Work in Progress

Updated: Apr 23

Yoga helps you embrace that your life is a beautiful work in progress and that the only constant in life is change.

Woman in bright pink yoga top and blue yoga pants in Warrior 3 on a teal yoga mat on a wood deck with green trees in the background
Practice = progress. Progress = potential. Photo © Copyright by Laura Brown Photography.

The more I practice yoga, the more I become comfortable with the idea that life is a work in progress, not a quest to be perfect or to fit a certain standard. Instead, it’s a journey into the unknown, unfolding by the minute. And sometimes that can be pretty uncomfortable. I find myself constantly learning, refining, toning, forming, reformulating, evaluating and evolving —on the yoga mat and off the mat, too.

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For example, my evolution as a mom is a work in progress. My physical body and my feelings and thoughts evolved throughout my pregnancies and breastfeeding. Work in progress. With each stage of my kids’ development—caring around the clock for newborns, to working full-time with toddlers to keeping up with kids in multiple schools—my parenting intuition has evolved. Work in progress. My evolution as a mama comes from the everyday discoveries.

The only constant in life is change.

You might take several years to fine-tune a pose, begin a meditation practice, heck, even organize your closets and cabinets. You know what? That’s OK. You get to learn more about yourself along the way.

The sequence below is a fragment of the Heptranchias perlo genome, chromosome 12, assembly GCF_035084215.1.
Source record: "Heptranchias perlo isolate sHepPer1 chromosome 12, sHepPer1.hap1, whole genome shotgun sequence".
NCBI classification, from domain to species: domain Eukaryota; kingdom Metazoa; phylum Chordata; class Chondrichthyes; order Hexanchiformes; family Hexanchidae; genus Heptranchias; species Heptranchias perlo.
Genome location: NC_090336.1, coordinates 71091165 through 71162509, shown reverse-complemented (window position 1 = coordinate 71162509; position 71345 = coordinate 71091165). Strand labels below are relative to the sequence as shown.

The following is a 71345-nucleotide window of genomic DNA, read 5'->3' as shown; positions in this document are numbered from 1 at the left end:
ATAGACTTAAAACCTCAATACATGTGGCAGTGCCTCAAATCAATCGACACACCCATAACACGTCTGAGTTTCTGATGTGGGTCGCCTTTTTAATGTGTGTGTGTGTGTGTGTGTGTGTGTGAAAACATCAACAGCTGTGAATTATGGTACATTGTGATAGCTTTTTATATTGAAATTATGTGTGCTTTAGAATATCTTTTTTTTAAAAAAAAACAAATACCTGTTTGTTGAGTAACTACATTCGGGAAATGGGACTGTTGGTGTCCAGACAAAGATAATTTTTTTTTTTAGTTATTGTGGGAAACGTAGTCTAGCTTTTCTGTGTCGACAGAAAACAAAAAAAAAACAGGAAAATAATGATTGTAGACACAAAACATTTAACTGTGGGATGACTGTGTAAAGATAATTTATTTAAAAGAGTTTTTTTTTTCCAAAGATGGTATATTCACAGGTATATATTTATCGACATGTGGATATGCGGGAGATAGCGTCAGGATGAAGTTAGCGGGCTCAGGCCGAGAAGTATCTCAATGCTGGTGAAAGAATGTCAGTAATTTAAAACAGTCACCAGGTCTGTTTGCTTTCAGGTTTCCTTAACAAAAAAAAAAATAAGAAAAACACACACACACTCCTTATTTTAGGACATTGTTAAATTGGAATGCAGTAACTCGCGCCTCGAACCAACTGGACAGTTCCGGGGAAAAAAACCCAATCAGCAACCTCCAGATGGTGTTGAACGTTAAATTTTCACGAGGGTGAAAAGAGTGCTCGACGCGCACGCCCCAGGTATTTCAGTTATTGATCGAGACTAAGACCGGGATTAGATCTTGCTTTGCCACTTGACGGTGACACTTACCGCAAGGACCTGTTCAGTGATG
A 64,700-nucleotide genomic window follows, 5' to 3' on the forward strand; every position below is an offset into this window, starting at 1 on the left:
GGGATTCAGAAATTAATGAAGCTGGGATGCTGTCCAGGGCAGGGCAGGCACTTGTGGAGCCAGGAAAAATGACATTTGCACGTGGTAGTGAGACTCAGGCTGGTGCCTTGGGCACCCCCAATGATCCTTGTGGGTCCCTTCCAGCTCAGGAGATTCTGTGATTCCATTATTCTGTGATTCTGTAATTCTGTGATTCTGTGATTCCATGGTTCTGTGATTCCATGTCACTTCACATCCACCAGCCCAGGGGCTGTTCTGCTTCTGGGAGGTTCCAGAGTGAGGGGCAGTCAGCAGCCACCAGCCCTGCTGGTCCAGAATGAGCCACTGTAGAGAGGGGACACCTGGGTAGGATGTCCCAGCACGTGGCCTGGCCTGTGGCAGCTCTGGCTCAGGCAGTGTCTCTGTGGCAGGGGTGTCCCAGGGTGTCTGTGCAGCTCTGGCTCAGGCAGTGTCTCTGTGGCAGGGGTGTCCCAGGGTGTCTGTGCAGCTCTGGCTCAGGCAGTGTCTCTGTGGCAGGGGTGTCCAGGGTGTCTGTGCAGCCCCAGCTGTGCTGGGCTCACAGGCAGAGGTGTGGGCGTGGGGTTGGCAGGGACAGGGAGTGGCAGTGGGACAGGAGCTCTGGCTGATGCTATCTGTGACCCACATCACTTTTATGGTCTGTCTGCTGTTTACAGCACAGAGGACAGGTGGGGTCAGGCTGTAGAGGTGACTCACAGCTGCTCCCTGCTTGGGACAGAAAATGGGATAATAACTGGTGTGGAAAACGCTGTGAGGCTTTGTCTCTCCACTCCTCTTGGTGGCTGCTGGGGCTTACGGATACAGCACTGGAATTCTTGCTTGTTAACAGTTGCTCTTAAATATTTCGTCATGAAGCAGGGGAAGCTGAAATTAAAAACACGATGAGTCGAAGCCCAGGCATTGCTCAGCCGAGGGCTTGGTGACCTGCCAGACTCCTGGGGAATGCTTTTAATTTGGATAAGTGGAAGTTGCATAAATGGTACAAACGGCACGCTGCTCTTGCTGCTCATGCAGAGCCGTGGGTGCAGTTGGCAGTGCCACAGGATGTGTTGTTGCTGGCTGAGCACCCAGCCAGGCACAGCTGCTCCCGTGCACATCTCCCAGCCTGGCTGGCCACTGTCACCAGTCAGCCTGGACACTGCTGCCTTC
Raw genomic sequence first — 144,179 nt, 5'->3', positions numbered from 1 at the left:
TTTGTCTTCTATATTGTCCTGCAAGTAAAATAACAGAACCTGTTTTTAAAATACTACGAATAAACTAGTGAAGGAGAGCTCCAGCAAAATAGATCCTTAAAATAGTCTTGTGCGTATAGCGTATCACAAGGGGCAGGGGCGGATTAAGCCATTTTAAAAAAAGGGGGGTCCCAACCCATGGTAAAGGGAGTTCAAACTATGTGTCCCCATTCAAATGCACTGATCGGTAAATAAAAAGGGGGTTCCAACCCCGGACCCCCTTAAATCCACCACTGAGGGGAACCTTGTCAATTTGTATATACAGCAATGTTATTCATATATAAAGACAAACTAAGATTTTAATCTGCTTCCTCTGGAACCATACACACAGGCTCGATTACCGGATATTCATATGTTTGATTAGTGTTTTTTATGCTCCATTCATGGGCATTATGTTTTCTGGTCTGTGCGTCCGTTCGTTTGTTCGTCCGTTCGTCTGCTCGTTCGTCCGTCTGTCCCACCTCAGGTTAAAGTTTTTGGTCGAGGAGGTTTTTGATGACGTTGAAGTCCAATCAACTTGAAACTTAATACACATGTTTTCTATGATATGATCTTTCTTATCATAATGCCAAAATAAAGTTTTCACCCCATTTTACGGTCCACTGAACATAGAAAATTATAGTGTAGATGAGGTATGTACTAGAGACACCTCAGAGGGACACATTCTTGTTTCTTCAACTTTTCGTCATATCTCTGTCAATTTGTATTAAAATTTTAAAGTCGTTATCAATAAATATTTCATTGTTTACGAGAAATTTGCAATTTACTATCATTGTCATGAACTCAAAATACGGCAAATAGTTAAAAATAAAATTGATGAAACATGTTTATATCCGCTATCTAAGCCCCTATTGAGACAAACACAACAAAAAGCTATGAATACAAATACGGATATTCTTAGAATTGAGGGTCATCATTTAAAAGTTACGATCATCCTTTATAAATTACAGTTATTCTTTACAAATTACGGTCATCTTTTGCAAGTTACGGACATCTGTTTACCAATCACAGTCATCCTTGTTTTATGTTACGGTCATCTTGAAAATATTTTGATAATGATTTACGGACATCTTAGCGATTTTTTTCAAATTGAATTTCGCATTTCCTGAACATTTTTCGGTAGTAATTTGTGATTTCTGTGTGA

Life is a work in progress, a daily discovery of who you are, the world around you and how you can show up for yourself and others.

Can you find room for progress? Practice the pose below every day for a month to learn how practice can bring life to progress, and how progress might look different every day. Over the next month, track how your balance changes.

Practice It: Virabhadrasana III (Warrior III Pose)

  • Ground down through your feet in Tadasana (Mountain Pose).

  • Press into your right foot as you launch your left leg off the earth, and glide your torso forward.

  • As you ground through your right foot, activate your left foot, spinning toes downward.

  • Draw hands to heart center.

  • To stay focused and maintain stability, gaze at a focal point a few inches in front of you.

  • Stay for three breaths. What sensations, thoughts and feelings come up? How can you get comfortable with change to allow space for growth?

  • Return to Mountain Pose, and repeat on the other side.

Note that this website is for informational purposes only and should not be used as a substitute for professional medical advice, diagnosis or treatment. Speak with your doctor before beginning any new exercise routine or wellness plan.

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